A CQUniversity research project has secured an Australian Government innovation grant to target weeds in broadacre crops, using artificial intelligence-driven drones equipped with mechatronics.
This industry-partnered project, led by CQU’s drone, internet of things, mechatronics and agriculture specialists, is one of 12 projects to share the $18-million funding in the new Emerging Aviation Technology Partnerships (EATP) program.
Over the next two years, the national CQU research team will use light-weight drones to snap millions of ultra-high-resolution images of weeds in large farmlands in Central Queensland.
Imagery data will be processed to create GPS location of weeds.
The actual position of the detected weeds will be communicated to another internet of drones (IoD) system based on internet of things (IoT) technology.
This second set of drones, integrated with a robust mechatronics system, will spot-spray herbicides on detected weeds with precision.
Leading the CQUniversity project is Dr Jahan Hassan, a specialist in consumer drone services and systems, working in collaboration with technology partners OMRON Industrial Automation and Leica Biosystems.
The project’s research themes cover:
- AI and image processing led by Dr Nahina Islam;
- Internet of things (IoT) and internet of drones (IoD) led by Dr Biplob Ray;
- Design and fabrication of mechatronics system led by Dr Abdul Mazid; and,
- Weed identification and herbicide efficiency evaluation by Associate Prof. Nanjappa Ashwath.
All project leads are members of CQUniversity’s School of Engineering and Technology and School of Health Medical and Applied Sciences.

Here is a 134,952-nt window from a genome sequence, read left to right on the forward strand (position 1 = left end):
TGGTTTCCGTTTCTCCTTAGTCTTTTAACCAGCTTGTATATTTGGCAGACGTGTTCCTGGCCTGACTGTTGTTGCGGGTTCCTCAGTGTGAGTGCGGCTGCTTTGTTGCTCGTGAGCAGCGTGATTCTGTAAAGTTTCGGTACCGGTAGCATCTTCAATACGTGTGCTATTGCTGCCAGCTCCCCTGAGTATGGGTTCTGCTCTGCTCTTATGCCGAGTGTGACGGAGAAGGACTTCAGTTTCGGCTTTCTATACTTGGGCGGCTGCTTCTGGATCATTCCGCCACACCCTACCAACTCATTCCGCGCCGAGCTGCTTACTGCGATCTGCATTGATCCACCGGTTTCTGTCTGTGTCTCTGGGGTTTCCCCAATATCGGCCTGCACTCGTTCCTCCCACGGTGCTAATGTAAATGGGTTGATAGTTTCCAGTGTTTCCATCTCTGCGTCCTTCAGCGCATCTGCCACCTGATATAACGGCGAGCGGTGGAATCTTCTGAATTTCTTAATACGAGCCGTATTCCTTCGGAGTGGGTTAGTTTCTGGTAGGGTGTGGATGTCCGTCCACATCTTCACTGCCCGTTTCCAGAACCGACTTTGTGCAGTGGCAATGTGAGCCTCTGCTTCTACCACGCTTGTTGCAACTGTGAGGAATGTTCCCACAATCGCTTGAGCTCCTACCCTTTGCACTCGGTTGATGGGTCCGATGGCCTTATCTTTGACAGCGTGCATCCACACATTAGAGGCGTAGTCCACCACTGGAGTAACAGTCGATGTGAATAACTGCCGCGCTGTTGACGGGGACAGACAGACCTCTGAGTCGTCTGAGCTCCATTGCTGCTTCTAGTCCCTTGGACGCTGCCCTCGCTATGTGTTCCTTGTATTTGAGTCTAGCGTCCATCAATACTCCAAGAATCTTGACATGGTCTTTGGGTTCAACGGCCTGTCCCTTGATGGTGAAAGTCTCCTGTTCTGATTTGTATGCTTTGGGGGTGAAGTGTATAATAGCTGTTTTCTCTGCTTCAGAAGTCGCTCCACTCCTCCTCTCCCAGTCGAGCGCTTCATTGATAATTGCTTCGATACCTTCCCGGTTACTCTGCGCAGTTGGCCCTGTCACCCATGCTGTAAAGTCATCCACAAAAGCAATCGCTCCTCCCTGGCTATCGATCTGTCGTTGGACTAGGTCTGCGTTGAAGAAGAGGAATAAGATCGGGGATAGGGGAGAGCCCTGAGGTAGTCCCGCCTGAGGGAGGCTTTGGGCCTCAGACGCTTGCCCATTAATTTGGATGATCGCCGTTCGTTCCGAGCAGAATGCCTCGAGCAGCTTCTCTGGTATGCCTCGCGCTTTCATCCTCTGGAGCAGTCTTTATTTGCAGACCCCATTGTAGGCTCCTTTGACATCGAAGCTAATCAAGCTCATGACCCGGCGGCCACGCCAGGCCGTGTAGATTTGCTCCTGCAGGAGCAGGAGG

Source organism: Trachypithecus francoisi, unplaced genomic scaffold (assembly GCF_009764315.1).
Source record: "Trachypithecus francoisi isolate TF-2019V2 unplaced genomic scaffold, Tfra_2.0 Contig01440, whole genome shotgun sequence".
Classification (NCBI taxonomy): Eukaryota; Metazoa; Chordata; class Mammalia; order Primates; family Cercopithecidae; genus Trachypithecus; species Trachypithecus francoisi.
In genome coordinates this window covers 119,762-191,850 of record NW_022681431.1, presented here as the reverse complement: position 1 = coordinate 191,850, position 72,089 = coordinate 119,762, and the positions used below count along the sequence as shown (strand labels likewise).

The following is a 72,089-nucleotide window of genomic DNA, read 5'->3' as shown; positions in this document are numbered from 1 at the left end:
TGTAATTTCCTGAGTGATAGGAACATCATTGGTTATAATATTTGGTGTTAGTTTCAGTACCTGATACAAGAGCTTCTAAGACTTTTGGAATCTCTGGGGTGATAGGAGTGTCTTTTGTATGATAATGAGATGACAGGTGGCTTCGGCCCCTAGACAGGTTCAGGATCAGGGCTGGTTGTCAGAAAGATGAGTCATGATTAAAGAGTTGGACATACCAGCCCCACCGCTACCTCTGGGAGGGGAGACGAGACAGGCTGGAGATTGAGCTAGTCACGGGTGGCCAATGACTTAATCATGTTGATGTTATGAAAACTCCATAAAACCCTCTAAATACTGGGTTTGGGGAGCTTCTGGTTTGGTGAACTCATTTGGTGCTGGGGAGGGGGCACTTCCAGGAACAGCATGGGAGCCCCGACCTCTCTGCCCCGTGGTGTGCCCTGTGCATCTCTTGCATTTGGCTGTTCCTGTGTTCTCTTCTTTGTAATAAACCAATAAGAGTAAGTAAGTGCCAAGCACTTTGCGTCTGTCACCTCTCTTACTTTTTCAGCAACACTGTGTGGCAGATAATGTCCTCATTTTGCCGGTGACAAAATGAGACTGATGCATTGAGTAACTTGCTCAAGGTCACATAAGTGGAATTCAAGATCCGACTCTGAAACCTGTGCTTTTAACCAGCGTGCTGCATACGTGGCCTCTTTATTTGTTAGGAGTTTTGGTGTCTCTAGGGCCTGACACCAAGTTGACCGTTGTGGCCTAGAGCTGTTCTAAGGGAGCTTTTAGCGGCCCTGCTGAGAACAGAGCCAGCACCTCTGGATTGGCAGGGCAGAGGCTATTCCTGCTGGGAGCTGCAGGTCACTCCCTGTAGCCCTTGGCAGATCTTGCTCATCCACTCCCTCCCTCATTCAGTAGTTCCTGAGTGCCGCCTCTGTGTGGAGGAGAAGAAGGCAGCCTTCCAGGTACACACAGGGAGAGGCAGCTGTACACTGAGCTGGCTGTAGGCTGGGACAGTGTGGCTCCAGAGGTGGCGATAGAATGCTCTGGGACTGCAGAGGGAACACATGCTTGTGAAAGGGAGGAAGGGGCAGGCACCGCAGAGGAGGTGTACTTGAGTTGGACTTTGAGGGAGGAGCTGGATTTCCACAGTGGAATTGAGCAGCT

Central Queensland farmer Peter Foxwell of Foxwell Farming is providing access to his broadacre crops for the experimental trials.
Dr Hassan said the project was made possible by CQUniversity’s diverse research expertise along with relevant industries and international collaboration.
“This project relies on advanced drone systems, internet of things technology and artificial intelligence, a complex mechatronic spraying system, and a deep understanding of and connection to our agricultural sector,” Dr Hassan said.
“It’s exciting to be bringing together experts in diverse fields of research to tackle an issue of both national and international significance,” Dr Ray said.
“The IoD will be able to detect the weed, locate its position and dispense only the required volume of herbicide.
“Funding of such a project is timely, as the costs of herbicides have escalated in recent years and the emphasis on reduced use of herbicides is escalating, both on economic and environmental grounds,” Dr Ashwath said.
“Image processing techniques along with artificial intelligence is being used to detect the weeds, locate its position and spray herbicide in a targeted manner,” Dr Islam said.
Dr Mazid believes that IoT-augmented systems are a great step towards smart manufacturing and production for longer sustainability.
“With this high-tech mix of partners, tools and expertise, we hope to deliver more efficient and sustainable future for agriculture in Australia,” Dr Ashwath said.
Federal Infrastructure, Transport, Regional Development and Local Government Minister Catherine King announced the successful grants in November 2022, and said the funding will ensure the aviation sector is at the forefront of innovation.
CQUniversity secured $447,607 for its two-year project and is one of three Australian universities participating in the program.
The project has additionally received a total of $213,910 in-kind contributions from CQUniversity, industry partners, and the collaborator institute.
The CQU project team also includes Dr Nurun Nabi, Professor Steven Moore, and Dr Stephen Xu; Dr Zaglul Shahadat of Rajshahi University of Engineering & Technology, Bangladesh is also contributing to this research.